She-Ra and the Princesses of Power is officially completed at Netflix after five seasons. Earlier this month, the series concluded with a bang as the Best Friends Squad took on Horde Prime and his interstellar empire while making new allies and friends out of former enemies, and ComicBook.com had the opportunity to speak with the creator and showrunner Noelle Stevenson all about it.
If, for whatever reason, you have yet to see the final season, be warned: no spoilers are out of bounds beyond this point. Stevenson addresses the biggest moments of the season in addition to talking about its themes and arcs more generally. We have previously published excerpts from this same interview about the final season's biggest moment as well as a very specific Shadow Weaver scene, but this is the full thing in its entirety.
If you do not want to be spoiled, now is the time to bail, but if you have ever wanted to hear Stevenson's thoughts on, say, Korrasami or whether Sam and Frodo should have kissed in The Lord of the Rings, you are in the right place. Stevenson also answers whether she would be up for returning to these characters in the future, so be sure to keep reading to check out our full interview with the creator and showrunner!
She-Ra and the Princesses of Power Season 5, as noted above, is now available to stream on Netflix, which means that the whole thing is right there and available to watch. You can check out all of our previous coverage of the latest and greatest animated She-Ra series right here.
What do you think of She-Ra and the Princesses of Power Season 5? Let us know in the comments, or hit me up directly on Twitter at @rollinbishop to talk all things animation!
ComicBook.com: Catradora. Did not see it coming. Did not expect that.
Noelle Stevenson: [laughs] Surprise.
You know, in hindsight? Yes. Sure. It's all there. It builds up perfectly fine, but I have to ask, was Catradora always the endgame here?
For me when it came to what I wanted from this show, yes. It's more complicated because, of course, this was not a pitch that I could come into the initial development of this show with, because it's out there. It's a risk. And this is a legacy character who's been around for 35 years, a lot of people have a strong connection to her, and it makes people scared to give her a plot like this. But it was what I wanted for the show. So it was a little bit more trying to lay the groundwork and build this relationship up in a way that the characters are growing separately in a way that their arcs can come back together and complement each other. But also trying to make sure that, if we couldn't be textual about this, if we couldn't make it really clear that their relationship was romantic, or have that big moment between them where it's really clear what's going on, are people going to feel cheated? Are they going to feel really disappointed? Are they going to feel betrayed?
And not over-promising something that we weren't sure if we'd be able to do. But it was always something that I was really passionate about. And if you go back and watch, especially the episodes that I wrote, that's the through-line. The through-line is always about these two characters and the ways that their relationship breaks and comes back together. And as far as I'm concerned, that's what kind of defines the arc of the entire show. And so getting to actually make this relationship canonical, having this romantic moment be the climax of the show. It's, I think, what the show has been about this whole time.
And it's about these two characters who were broken in so many ways and went off on their own paths. They had to go far apart before they could ever come back together. And then just really seeing them heal and grow, and grow together. And the ways that they end up being really good for each other and bringing out good things in each other. And it's a story about redemption. It's a story about forgiveness. It's a story about growth and growing up. And as far as I'm concerned, it was always the ending that the show needed.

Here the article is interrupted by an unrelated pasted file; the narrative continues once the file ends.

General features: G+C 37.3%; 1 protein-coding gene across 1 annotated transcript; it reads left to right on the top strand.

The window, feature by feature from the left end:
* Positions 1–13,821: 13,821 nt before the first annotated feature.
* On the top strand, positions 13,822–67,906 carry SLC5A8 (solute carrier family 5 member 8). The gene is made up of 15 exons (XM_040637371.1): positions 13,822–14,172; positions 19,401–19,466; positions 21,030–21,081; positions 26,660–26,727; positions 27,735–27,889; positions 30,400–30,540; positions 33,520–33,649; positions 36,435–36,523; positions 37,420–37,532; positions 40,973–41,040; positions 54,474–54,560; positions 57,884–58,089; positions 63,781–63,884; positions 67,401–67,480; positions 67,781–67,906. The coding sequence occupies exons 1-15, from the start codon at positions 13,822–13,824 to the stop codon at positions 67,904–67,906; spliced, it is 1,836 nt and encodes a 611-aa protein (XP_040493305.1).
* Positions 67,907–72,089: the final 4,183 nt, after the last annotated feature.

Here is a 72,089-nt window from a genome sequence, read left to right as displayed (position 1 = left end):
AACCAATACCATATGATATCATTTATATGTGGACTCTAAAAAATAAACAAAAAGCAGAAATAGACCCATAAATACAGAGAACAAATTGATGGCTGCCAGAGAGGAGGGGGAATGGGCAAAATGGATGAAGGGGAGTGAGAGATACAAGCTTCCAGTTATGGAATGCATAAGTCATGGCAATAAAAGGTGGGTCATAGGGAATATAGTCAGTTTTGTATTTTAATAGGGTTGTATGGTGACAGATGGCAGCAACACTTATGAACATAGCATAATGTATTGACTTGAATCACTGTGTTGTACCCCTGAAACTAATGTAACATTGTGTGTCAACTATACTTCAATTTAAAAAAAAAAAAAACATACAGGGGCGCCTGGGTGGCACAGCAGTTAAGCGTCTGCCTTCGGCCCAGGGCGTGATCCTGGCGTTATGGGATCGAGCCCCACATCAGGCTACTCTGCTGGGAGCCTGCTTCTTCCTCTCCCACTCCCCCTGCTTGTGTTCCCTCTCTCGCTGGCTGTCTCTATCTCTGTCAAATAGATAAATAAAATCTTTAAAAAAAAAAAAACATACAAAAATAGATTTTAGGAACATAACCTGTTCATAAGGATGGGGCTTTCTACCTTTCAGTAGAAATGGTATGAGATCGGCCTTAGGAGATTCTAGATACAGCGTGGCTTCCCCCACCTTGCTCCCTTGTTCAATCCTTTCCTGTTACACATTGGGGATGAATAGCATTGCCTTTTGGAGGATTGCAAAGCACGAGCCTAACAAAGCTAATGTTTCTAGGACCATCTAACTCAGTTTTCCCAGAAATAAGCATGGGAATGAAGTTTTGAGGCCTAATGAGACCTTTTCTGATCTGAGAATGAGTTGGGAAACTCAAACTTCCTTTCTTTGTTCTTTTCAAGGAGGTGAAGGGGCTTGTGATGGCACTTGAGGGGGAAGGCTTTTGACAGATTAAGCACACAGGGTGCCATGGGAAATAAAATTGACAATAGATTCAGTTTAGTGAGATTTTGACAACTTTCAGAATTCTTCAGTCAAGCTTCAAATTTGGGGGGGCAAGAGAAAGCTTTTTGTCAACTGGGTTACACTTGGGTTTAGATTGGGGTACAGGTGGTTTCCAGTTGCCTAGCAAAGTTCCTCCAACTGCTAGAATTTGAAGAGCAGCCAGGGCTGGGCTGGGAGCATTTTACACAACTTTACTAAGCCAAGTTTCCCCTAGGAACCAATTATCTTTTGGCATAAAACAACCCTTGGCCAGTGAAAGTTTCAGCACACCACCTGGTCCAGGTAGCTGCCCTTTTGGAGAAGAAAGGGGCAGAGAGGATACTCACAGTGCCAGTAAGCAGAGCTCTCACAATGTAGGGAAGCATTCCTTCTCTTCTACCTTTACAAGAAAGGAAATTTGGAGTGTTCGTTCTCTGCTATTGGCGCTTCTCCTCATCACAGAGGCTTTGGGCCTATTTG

ON TAKING THE NEXT STEP FOR ROMANCE
There have been some comparisons before folks, obviously, saw the season to the Korrasami ending of Legend of Korra, and people were reading into reviews and thinking all sorts of stuff, but it's interesting to hear that not wanting to cheat the fans or wanting to make sure that this was a genuine sort of thing was from your side.
I need to make that statement clear, which is that part of the journey of developing this relationship was not being sure for a while if it would be able to be canonized in the show. But entering into the writing in Season 5, we got the OK. We got the go-ahead. And so several... I would say like about a season and a half back, we knew that this is where we were going. So it's not like in Season 5 at all there was ever any ambiguity of where it was going.
And I think that, you know, Korrasami was huge when it happened and it's allowed us to take the stuff that we've been able to take, but I wanted this relationship to be a major part of the show and something that was... Everybody, everybody who makes cartoons, everybody who makes any kind of media has people who tell them, "We need to get the approval of the people over us in order to tell these stories." And it's been very difficult in the past to do that in a very overt way. And people have been doing their best for a long time.
Every step that we take. And every time we get to push this a little bit farther, it means the next person after us can go a little farther. So, you know, Legend of Korra was huge at the time. And I think that it did give us a platform to be able to start at a little bit farther than we would have been able to otherwise. But it's really just, I wanted this to be the arc of the show. I wanted this to be a really, really central and key relationship that defined what the show is about. And having these two people come back together is essentially just like the... It's summing up the themes of the show and the arc of the show and the characters' arc. So I don't think that… if anyone was worried that it wasn't going to go as far as they hoped it would. I think that that has been proven wrong, because I do think that it's very clear. It's very central, and it's very overt, and I'm very happy with that.
ON THE REACTIONS TO THE FINAL SEASON
And how do you feel about the response to the show so far? The fifth season here?
Oh, it's been amazing. It's, again, it feels very vulnerable to put something like this out there and to invest in a relationship that is something that is so personal and kind of hoping that this is more than just -- it's not a ship. The idea that shipping, especially when it comes to relationships between queer characters, that it's only ever about fandom or about shipping, I don't agree with that. I think that queer relationships can be, and queer romance plots, can be something that are in our stories and it can actually be the story. It can be actually the story that we're telling.